Fewer Airlines, More Choices
By Clyde V. Prestowitz Jr.
12 January 2001
The Wall Street Journal
(Copyright (c) 2001, Dow Jones & Company, Inc.)
Coming on the heels of the proposed merger between United Airlines and
US Airways, American Airlines' offer to purchase Trans World Airlines
has triggered an avalanche of criticism among consumer groups,
lawmakers, and passengers. Although well meaning, critics of the
airline mergers are wide of the mark because they rely on two faulty
premises: that the status quo in the airline industry is better than
the proposed changes and that consolidation would reduce competition.
For all the talk about preserving competition to benefit consumers, the
existing structure is simply not sustainable. TWA, despite its storied
history, is a shadow of its former self. Its annual income has been
negative since 1988. The carrier is on the verge of declaring
bankruptcy for the third time since 1990, amassing about $115 million
in losses through the first nine months of 2000. With the company's
stock trading at less than $1.50 per share before the merger
announcement, TWA's chances of remaining a independent were somewhere
between slim and none.
US Airways is in better financial shape, but its regional network is
far from being a strong competitor to the major airlines. Many analysts
have expressed serious doubts about US Airways' ability to remain
independent, and the carrier was a takeover target well before the
proposed deal with United.
The myth that fewer competitors always translate into higher prices
plagues the current debate. In fact, many capital-intensive industries
are characterized by competition among only a few firms. For example,
Boeing and Airbus now dominate airplane manufacturing, yet no one is
complaining about the high prices and low quality of planes. The
declining price and rising computing power of microprocessors have
unlocked the door to the information age, yet production is
concentrated largely in two firms, Intel and Advanced Micro Devices.
The lesson from other industries is that consolidation need not harm,
and may even benefit, consumers. Even in the airline industry, there is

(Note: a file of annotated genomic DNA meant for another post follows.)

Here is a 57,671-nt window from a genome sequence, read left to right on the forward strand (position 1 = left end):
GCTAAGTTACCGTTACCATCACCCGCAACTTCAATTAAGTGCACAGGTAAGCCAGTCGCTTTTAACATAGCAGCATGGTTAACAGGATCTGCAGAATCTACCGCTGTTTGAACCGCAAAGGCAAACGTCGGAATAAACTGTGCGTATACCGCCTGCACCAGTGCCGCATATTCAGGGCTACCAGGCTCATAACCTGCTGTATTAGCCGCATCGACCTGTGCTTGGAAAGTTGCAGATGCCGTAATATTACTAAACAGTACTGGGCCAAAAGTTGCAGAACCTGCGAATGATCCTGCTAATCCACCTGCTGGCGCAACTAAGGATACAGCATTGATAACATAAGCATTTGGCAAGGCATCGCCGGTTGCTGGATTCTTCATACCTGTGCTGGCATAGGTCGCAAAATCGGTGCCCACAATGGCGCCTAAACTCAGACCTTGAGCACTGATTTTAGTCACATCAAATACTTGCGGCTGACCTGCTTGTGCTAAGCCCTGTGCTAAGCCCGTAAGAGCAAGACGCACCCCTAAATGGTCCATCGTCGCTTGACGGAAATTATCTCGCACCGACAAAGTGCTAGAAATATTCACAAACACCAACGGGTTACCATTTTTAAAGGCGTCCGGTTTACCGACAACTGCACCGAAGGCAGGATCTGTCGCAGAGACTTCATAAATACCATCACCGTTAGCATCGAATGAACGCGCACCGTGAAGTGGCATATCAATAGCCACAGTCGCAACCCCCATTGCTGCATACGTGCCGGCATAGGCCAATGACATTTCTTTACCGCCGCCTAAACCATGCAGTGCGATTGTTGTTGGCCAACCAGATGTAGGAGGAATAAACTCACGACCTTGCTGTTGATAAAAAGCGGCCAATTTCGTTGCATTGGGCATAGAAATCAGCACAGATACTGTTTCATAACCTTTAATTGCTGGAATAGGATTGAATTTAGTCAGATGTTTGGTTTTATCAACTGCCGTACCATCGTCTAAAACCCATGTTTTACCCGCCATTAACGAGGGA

no evidence that consolidation would lead to higher prices. Indeed,
past airline mergers have not been driven by the desire to raise fares.
Moreover, according to our analysis, airline consolidation is likely to
benefit many passengers by increasing travel convenience. By combining
regionally focused carriers into national networks, airline mergers
will enable travelers to reach more destinations without switching
airlines. Not only is direct travel more convenient in terms of
connection times, baggage handling and frequent flier miles, it is also
55% cheaper than switching airlines.
Combining airline networks would actually increase the possibilities
for direct travel. Imagine a route from A to C that is currently served
by one airline. A traveler in city A can also travel to C via city B
but only by changing airlines. Given the expense and inconvenience of
travel with different airlines, the passenger will fly direct. If the
two airlines that serve B merge, there is suddenly a new competitor
that allows passengers to travel from A to C without switching
Our study found that the consolidation of the six largest U.S. air
carriers into three would increase such competition in 74% of affected
domestic markets, decrease it in 13% and stay the same in 13%.
Overwhelmingly, the gains in such competition are concentrated in the
markets underserved by the current system.
Careful analysis thus suggests the fears of consolidation in the
domestic airline industry are grossly exaggerated, and the benefits of
such mergers are often overlooked.
Mr. Prestowitz is president of the Economic Strategy Institute in Washington.